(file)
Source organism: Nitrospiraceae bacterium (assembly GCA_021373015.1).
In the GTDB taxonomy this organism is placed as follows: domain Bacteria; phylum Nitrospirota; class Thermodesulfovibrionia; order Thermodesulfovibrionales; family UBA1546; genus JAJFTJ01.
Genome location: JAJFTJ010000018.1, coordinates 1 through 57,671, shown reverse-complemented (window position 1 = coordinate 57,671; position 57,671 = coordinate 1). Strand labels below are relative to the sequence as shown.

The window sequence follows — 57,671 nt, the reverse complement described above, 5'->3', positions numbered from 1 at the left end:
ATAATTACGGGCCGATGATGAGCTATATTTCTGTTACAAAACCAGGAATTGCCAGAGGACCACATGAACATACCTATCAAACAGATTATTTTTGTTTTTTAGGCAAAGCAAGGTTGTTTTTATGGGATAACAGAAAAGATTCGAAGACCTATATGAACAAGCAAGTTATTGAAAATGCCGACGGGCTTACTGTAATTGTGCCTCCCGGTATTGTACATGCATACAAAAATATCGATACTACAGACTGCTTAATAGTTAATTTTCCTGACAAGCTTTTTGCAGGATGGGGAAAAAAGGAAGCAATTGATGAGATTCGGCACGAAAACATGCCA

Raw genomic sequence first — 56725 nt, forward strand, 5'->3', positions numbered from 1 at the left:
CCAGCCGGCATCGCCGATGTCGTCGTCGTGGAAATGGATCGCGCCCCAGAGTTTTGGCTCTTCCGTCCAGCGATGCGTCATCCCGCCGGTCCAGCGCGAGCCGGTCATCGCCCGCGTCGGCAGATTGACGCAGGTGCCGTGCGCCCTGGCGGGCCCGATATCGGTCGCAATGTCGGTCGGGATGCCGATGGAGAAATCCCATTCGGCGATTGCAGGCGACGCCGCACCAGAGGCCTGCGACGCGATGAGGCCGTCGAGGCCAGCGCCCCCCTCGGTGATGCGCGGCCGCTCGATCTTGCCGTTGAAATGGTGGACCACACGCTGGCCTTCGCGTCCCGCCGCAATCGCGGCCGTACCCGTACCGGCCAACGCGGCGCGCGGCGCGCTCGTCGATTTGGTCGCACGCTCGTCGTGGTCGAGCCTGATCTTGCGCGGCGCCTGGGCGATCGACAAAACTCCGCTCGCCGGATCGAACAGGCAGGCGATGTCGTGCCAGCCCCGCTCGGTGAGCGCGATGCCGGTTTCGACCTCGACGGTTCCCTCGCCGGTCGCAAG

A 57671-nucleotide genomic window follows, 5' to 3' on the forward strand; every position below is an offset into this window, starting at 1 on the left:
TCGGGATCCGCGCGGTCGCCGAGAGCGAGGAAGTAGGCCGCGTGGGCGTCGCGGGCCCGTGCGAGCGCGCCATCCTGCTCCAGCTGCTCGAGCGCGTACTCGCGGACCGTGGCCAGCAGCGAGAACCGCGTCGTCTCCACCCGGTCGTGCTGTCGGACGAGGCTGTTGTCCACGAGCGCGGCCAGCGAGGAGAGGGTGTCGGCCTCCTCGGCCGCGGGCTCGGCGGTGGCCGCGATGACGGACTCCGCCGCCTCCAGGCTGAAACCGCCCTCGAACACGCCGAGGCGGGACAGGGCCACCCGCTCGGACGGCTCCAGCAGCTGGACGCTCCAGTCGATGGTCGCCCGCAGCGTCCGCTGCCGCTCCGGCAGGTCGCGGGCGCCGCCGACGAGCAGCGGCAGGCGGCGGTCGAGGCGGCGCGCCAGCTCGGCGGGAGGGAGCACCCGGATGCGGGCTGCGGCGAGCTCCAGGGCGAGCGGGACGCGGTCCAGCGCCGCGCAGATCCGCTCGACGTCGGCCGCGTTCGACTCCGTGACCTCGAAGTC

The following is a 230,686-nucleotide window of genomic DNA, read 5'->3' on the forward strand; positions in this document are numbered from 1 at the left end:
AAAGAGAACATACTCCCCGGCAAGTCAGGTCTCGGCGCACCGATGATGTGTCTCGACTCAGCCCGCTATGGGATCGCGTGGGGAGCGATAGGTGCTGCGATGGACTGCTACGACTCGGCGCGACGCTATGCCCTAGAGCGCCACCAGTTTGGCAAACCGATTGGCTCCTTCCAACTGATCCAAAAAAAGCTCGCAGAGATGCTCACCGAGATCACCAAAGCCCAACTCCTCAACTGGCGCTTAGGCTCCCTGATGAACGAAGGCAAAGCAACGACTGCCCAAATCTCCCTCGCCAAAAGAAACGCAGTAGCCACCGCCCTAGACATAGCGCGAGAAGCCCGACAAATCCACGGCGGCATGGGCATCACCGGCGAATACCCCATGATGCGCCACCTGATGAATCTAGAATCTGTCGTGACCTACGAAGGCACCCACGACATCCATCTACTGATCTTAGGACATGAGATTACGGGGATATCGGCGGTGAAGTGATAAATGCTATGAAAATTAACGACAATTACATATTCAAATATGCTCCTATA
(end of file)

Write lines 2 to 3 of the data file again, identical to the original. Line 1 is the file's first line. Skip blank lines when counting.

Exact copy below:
In the GTDB taxonomy this organism is placed as follows: domain Bacteria; phylum Nitrospirota; class Thermodesulfovibrionia; order Thermodesulfovibrionales; family UBA1546; genus JAJFTJ01.
Genome location: JAJFTJ010000018.1, coordinates 1 through 57,671, shown reverse-complemented (window position 1 = coordinate 57,671; position 57,671 = coordinate 1). Strand labels below are relative to the sequence as shown.